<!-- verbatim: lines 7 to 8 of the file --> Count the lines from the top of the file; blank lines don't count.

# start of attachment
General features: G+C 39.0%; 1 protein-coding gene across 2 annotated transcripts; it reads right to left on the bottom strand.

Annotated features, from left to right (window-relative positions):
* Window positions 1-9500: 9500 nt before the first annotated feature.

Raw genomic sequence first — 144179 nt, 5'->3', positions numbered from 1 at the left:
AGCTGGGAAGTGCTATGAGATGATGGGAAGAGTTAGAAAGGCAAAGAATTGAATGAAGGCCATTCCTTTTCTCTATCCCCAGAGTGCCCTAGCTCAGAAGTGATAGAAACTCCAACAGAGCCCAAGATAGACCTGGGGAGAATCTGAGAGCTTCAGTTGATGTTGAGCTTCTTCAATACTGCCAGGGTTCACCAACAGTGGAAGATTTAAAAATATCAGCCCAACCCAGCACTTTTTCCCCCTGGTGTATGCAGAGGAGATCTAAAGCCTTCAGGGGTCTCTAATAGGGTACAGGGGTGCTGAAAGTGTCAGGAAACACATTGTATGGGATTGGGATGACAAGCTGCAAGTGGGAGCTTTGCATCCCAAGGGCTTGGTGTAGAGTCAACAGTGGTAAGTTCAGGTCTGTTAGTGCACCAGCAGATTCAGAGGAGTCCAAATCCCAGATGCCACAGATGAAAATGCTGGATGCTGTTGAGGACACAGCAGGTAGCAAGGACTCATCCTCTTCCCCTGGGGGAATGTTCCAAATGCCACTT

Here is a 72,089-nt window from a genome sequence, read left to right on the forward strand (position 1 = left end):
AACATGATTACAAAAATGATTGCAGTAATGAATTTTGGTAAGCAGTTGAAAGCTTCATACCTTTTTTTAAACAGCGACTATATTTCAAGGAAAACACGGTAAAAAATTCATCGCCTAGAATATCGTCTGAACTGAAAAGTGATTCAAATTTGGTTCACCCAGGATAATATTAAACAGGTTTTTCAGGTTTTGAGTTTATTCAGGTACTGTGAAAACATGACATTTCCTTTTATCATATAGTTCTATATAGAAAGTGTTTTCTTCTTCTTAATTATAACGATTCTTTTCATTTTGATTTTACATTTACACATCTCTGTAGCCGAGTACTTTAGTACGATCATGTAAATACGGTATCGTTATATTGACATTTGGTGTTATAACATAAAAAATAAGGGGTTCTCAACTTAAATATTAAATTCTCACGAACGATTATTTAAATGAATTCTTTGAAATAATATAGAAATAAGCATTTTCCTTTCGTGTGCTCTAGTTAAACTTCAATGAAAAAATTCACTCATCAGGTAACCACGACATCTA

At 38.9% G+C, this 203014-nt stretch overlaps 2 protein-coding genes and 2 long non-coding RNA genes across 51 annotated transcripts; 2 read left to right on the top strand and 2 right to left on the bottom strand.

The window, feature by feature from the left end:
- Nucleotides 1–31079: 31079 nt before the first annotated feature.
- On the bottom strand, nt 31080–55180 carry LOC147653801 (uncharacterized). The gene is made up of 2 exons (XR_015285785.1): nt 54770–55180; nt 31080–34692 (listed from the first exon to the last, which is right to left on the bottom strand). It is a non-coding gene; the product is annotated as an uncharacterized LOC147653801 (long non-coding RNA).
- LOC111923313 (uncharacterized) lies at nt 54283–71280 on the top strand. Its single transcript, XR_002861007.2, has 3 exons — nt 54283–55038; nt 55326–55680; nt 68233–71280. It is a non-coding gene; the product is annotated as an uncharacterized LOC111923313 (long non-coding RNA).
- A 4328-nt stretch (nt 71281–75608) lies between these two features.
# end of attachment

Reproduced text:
AACATGATTACAAAAATGATTGCAGTAATGAATTTTGGTAAGCAGTTGAAAGCTTCATACCTTTTTTTAAACAGCGACTATATTTCAAGGAAAACACGGTAAAAAATTCATCGCCTAGAATATCGTCTGAACTGAAAAGTGATTCAAATTTGGTTCACCCAGGATAATATTAAACAGGTTTTTCAGGTTTTGAGTTTATTCAGGTACTGTGAAAACATGACATTTCCTTTTATCATATAGTTCTATATAGAAAGTGTTTTCTTCTTCTTAATTATAACGATTCTTTTCATTTTGATTTTACATTTACACATCTCTGTAGCCGAGTACTTTAGTACGATCATGTAAATACGGTATCGTTATATTGACATTTGGTGTTATAACATAAAAAATAAGGGGTTCTCAACTTAAATATTAAATTCTCACGAACGATTATTTAAATGAATTCTTTGAAATAATATAGAAATAAGCATTTTCCTTTCGTGTGCTCTAGTTAAACTTCAATGAAAAAATTCACTCATCAGGTAACCACGACATCTA

At 38.9% G+C, this 203014-nt stretch overlaps 2 protein-coding genes and 2 long non-coding RNA genes across 51 annotated transcripts; 2 read left to right on the top strand and 2 right to left on the bottom strand.